The High Court last Thursday upheld the Criminal Court’s dismissal of corruption charges against Deputy Speaker of Parliament Ahmed Nazim.
The ruling Progressive Party of Maldives MP was charged with four counts of corruption in late 2009 for allegedly conspiring to defraud the former Ministry of Atolls Development.
Shortly after the controversial transfer of presidential power in February 2012, the Criminal Court ruled that there was insufficient evidence implicating the MP in the alleged scam.
The Prosecutor General’s office appealed the decisions later that year at the High Court on the grounds that the Criminal Court refused to accept state witnesses.
The court of appeal ruled last week that the prosecution was unable to prove that Nazim’s employees signed bogus bid proposals on his instructions.
Moreover, the High Court referred to a Supreme Court precedent which established that accomplices to a crime could not testify for or against an alleged partner to the crime.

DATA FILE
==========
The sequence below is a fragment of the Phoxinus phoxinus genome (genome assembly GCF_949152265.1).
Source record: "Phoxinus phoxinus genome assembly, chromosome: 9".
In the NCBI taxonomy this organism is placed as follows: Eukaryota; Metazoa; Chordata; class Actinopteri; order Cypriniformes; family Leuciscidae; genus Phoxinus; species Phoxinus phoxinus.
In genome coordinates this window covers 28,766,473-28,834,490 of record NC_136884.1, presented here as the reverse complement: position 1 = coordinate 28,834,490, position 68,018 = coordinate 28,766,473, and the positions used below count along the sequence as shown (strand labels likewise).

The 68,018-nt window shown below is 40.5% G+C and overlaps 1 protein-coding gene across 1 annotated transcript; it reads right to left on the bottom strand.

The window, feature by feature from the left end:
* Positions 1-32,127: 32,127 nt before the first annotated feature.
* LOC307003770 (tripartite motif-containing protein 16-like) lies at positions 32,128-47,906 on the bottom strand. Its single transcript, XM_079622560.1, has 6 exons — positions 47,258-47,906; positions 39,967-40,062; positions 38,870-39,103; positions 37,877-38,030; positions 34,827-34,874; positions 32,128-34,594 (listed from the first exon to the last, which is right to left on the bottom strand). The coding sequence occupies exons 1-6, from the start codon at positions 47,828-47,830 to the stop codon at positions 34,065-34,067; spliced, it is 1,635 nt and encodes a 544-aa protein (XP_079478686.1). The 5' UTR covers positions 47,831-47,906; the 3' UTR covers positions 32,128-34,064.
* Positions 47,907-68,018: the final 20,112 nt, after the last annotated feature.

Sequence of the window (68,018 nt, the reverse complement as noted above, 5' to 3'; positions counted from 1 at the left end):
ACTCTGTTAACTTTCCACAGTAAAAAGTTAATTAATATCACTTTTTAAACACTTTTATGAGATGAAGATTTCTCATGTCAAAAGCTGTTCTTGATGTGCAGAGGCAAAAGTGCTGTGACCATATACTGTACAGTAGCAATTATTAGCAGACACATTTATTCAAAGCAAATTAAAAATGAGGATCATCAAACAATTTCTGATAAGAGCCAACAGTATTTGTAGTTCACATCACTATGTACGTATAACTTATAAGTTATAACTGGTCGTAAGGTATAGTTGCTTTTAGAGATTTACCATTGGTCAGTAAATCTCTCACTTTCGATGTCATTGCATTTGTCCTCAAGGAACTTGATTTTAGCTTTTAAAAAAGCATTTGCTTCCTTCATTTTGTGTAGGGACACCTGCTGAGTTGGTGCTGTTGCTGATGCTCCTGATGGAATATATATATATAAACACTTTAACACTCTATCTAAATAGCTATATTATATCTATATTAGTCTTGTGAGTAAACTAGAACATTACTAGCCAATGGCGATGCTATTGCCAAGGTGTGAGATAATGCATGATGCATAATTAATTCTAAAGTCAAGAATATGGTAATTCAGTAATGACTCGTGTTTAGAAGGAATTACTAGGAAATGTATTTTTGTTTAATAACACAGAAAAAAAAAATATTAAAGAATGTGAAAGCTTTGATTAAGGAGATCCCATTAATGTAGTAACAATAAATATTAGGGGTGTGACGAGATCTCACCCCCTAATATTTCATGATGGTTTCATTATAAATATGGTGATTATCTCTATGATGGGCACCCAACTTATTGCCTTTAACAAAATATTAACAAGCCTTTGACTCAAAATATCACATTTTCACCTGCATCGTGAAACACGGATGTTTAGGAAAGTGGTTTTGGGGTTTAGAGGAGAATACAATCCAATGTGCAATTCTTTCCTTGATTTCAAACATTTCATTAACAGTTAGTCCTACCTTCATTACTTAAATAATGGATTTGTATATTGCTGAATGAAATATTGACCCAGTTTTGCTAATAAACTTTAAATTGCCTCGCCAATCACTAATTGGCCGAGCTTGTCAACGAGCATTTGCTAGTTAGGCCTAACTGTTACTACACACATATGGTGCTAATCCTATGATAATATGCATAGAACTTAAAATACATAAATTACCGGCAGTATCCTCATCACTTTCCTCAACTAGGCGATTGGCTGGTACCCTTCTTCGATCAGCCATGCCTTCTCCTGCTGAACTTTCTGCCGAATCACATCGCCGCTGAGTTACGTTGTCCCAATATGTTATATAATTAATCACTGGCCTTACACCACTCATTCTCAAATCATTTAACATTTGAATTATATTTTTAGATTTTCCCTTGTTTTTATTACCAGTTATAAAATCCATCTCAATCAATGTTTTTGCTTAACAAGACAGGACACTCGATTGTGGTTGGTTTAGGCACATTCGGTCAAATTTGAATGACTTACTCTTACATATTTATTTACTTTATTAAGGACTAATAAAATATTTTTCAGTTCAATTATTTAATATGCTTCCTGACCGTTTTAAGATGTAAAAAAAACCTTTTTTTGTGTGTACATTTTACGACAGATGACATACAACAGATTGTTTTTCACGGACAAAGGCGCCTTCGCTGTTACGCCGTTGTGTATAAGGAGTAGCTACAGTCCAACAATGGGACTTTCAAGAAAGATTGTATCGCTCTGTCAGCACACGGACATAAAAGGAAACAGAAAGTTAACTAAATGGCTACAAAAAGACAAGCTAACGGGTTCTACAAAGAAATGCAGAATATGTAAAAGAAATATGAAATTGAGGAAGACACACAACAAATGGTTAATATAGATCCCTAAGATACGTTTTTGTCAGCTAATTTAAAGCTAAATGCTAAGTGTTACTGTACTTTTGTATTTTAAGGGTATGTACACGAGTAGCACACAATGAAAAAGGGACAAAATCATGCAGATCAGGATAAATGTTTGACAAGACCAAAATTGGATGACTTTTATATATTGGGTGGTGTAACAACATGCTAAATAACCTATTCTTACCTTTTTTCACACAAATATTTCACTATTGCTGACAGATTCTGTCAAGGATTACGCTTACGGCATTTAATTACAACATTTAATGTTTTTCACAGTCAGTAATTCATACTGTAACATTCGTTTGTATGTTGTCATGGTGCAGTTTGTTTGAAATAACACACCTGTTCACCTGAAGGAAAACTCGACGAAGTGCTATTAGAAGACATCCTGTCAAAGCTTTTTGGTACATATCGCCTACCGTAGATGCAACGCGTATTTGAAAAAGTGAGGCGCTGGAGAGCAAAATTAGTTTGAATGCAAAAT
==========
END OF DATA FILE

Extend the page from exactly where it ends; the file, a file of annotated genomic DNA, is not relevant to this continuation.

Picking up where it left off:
The scam – first flagged in an audit report released in early 2009 – involved paper companies allegedly set up by Nazim to win bids for projects worth several hundred thousands dollars, including the fraudulent purchase of harbour lights, national flags, and mosque sound systems.
At a press conference in August 2009, police exhibited numerous quotations, agreements, tender documents, receipts, bank statements, and forged cheques showing that Nazim received over US$400,000 in the scam.
A hard disk seized during a raid of Nazim’s office in May 2009 allegedly contained copies of forged documents and bogus letterheads.
Police alleged that money was channelled through the scam to Nazim who laundered cash through Namira Engineering – of which Nazim was the managing director – and unregistered companies.
Paper companies were allegedly formed using Namira’s equipment and staff to bid for public tenders announced by the now-defunct ministry.
According to the audit report, evidence was uncovered linking those companies to Nazim with phone and fax numbers stated on the bidding documents registered under his address while the company shareholders were either working at Namira or relatives of Nazim.
Then-employees of Namira testified under oath that they were instructed by Nazim to bid for the projects – however, the Criminal Court judge concluded from their testimonies that they were responsible for the procurement fraud and dismissed their testimonies.